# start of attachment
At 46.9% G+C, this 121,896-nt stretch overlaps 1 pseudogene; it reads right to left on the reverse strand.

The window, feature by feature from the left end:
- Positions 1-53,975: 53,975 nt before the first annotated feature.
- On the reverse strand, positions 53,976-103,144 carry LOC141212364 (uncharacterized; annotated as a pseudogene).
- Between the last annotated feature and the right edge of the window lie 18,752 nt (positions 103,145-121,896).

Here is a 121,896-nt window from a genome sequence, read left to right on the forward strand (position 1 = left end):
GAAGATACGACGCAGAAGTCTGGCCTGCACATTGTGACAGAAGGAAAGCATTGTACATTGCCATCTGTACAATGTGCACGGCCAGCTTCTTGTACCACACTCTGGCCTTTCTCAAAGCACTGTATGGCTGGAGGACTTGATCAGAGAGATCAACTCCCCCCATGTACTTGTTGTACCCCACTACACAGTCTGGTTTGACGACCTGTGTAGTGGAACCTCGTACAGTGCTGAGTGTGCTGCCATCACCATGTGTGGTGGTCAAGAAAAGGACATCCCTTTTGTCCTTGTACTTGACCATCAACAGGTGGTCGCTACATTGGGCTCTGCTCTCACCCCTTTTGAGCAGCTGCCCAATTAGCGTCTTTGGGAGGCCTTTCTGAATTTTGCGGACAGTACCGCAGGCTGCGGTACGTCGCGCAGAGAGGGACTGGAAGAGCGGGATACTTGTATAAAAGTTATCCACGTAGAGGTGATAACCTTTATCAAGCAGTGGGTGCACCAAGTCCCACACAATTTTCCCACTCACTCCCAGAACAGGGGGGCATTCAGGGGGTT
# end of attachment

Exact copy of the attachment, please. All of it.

At 46.9% G+C, this 121,896-nt stretch overlaps 1 pseudogene; it reads right to left on the reverse strand.

The window, feature by feature from the left end:
- Positions 1-53,975: 53,975 nt before the first annotated feature.
- On the reverse strand, positions 53,976-103,144 carry LOC141212364 (uncharacterized; annotated as a pseudogene).
- Between the last annotated feature and the right edge of the window lie 18,752 nt (positions 103,145-121,896).

Here is a 121,896-nt window from a genome sequence, read left to right on the forward strand (position 1 = left end):
GAAGATACGACGCAGAAGTCTGGCCTGCACATTGTGACAGAAGGAAAGCATTGTACATTGCCATCTGTACAATGTGCACGGCCAGCTTCTTGTACCACACTCTGGCCTTTCTCAAAGCACTGTATGGCTGGAGGACTTGATCAGAGAGATCAACTCCCCCCATGTACTTGTTGTACCCCACTACACAGTCTGGTTTGACGACCTGTGTAGTGGAACCTCGTACAGTGCTGAGTGTGCTGCCATCACCATGTGTGGTGGTCAAGAAAAGGACATCCCTTTTGTCCTTGTACTTGACCATCAACAGGTGGTCGCTACATTGGGCTCTGCTCTCACCCCTTTTGAGCAGCTGCCCAATTAGCGTCTTTGGGAGGCCTTTCTGAATTTTGCGGACAGTACCGCAGGCTGCGGTACGTCGCGCAGAGAGGGACTGGAAGAGCGGGATACTTGTATAAAAGTTATCCACGTAGAGGTGATAACCTTTATCAAGCAGTGGGTGCACCAAGTCCCACACAATTTTCCCACTCACTCCCAGAACAGGGGGGCATTCAGGGGGTT